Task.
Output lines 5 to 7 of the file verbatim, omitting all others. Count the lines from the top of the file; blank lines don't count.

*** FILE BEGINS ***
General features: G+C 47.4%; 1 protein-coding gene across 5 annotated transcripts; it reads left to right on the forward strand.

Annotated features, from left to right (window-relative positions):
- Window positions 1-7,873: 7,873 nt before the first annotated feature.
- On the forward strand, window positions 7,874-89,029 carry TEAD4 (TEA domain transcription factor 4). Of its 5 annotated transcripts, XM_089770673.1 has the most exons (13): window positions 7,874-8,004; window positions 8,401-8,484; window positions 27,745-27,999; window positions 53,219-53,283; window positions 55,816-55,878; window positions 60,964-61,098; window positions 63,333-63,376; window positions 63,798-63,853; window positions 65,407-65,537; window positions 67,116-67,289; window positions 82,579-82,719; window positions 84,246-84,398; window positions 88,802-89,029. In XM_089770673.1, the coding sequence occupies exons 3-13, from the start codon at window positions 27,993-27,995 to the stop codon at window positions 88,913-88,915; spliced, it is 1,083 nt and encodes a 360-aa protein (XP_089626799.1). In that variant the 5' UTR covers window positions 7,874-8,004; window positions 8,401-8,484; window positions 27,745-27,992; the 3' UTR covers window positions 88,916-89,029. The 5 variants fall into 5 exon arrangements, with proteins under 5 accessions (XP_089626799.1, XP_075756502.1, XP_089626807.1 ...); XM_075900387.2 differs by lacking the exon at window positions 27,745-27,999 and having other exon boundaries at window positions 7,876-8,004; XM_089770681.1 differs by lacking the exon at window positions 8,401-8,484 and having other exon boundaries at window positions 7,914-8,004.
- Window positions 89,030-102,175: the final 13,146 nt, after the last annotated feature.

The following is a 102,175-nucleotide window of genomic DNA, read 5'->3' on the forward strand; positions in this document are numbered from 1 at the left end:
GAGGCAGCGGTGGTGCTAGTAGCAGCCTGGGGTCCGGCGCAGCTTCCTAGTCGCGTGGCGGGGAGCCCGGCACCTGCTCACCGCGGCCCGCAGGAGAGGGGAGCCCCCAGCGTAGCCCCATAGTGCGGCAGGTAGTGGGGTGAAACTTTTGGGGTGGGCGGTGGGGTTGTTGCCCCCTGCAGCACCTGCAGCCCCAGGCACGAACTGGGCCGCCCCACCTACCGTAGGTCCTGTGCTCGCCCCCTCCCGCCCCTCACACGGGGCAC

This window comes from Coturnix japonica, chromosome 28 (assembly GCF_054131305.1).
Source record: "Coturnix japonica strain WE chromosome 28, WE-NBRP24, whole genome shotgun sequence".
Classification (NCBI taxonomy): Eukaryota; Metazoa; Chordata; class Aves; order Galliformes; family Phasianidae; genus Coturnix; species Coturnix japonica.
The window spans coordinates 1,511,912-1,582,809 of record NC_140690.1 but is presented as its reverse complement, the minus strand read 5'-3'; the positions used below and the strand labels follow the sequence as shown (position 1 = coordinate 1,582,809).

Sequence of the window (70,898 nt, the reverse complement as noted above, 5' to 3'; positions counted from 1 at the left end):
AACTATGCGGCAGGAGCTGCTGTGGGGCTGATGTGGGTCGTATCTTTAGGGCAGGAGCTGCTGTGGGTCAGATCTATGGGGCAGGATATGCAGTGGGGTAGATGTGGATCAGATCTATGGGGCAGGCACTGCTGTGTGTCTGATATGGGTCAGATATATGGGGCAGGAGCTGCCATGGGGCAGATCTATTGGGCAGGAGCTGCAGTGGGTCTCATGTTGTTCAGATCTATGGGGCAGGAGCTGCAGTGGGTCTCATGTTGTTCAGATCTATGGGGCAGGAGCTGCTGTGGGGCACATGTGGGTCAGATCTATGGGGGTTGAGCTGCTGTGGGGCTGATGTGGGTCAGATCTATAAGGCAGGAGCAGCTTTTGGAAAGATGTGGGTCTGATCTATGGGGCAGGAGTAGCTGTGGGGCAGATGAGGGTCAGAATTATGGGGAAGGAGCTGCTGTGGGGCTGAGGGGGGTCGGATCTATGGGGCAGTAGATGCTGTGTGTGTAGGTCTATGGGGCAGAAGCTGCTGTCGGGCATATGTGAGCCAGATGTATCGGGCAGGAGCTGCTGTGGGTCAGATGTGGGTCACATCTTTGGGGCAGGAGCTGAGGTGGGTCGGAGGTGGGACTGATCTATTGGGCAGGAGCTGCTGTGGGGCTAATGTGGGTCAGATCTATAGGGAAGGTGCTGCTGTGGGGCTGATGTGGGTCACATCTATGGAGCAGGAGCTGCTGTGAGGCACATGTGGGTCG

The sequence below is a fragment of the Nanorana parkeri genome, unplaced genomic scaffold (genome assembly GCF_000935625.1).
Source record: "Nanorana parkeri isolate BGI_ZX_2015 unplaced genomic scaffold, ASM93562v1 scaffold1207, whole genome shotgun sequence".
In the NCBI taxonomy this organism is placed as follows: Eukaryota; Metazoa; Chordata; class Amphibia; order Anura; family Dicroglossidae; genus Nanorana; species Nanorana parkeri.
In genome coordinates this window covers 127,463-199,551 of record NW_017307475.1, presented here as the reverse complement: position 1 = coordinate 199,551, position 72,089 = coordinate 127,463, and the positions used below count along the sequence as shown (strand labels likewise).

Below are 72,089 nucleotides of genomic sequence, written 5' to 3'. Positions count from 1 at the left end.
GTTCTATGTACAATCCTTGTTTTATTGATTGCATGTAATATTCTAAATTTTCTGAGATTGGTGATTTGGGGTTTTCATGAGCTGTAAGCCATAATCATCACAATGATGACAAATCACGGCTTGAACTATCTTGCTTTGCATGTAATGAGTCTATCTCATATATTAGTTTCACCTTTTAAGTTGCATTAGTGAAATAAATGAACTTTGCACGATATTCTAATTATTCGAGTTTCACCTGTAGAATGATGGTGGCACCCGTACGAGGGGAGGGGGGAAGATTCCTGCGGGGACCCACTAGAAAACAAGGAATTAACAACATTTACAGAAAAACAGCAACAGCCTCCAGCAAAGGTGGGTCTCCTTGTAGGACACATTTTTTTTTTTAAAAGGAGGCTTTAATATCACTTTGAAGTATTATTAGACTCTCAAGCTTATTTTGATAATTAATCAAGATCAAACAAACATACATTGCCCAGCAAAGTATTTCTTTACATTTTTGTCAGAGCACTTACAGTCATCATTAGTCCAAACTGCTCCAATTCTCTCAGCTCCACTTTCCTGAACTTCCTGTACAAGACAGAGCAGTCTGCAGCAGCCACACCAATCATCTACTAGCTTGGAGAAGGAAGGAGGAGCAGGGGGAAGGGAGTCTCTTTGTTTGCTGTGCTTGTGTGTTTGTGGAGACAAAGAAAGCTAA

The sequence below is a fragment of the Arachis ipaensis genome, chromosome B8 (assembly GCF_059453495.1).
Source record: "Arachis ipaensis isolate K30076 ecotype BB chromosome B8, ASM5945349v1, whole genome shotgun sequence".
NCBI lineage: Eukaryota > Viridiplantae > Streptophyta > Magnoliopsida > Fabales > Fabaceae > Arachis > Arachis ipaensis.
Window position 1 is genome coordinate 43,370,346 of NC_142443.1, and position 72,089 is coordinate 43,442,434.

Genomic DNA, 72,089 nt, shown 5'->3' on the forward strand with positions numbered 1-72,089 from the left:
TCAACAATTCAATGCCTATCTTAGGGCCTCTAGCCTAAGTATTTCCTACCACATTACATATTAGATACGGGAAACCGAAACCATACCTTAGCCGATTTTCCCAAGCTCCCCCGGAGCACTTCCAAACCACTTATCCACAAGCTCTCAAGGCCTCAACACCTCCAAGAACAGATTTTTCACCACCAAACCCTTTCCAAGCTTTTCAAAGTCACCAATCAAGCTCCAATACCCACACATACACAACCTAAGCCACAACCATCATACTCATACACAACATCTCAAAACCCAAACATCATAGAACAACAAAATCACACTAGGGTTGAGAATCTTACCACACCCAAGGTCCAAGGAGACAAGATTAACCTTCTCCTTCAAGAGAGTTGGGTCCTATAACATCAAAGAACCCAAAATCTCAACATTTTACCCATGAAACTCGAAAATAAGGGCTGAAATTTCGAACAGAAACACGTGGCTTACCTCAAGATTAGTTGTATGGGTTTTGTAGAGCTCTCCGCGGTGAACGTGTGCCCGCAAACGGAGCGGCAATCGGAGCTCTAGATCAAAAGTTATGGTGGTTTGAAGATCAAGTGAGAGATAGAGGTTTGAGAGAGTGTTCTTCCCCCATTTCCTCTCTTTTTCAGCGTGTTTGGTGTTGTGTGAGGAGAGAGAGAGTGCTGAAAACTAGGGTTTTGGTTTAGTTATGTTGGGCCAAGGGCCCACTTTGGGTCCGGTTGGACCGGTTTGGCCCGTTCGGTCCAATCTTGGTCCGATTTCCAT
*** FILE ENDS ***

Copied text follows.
- Window positions 89,030-102,175: the final 13,146 nt, after the last annotated feature.

The following is a 102,175-nucleotide window of genomic DNA, read 5'->3' on the forward strand; positions in this document are numbered from 1 at the left end:
GAGGCAGCGGTGGTGCTAGTAGCAGCCTGGGGTCCGGCGCAGCTTCCTAGTCGCGTGGCGGGGAGCCCGGCACCTGCTCACCGCGGCCCGCAGGAGAGGGGAGCCCCCAGCGTAGCCCCATAGTGCGGCAGGTAGTGGGGTGAAACTTTTGGGGTGGGCGGTGGGGTTGTTGCCCCCTGCAGCACCTGCAGCCCCAGGCACGAACTGGGCCGCCCCACCTACCGTAGGTCCTGTGCTCGCCCCCTCCCGCCCCTCACACGGGGCAC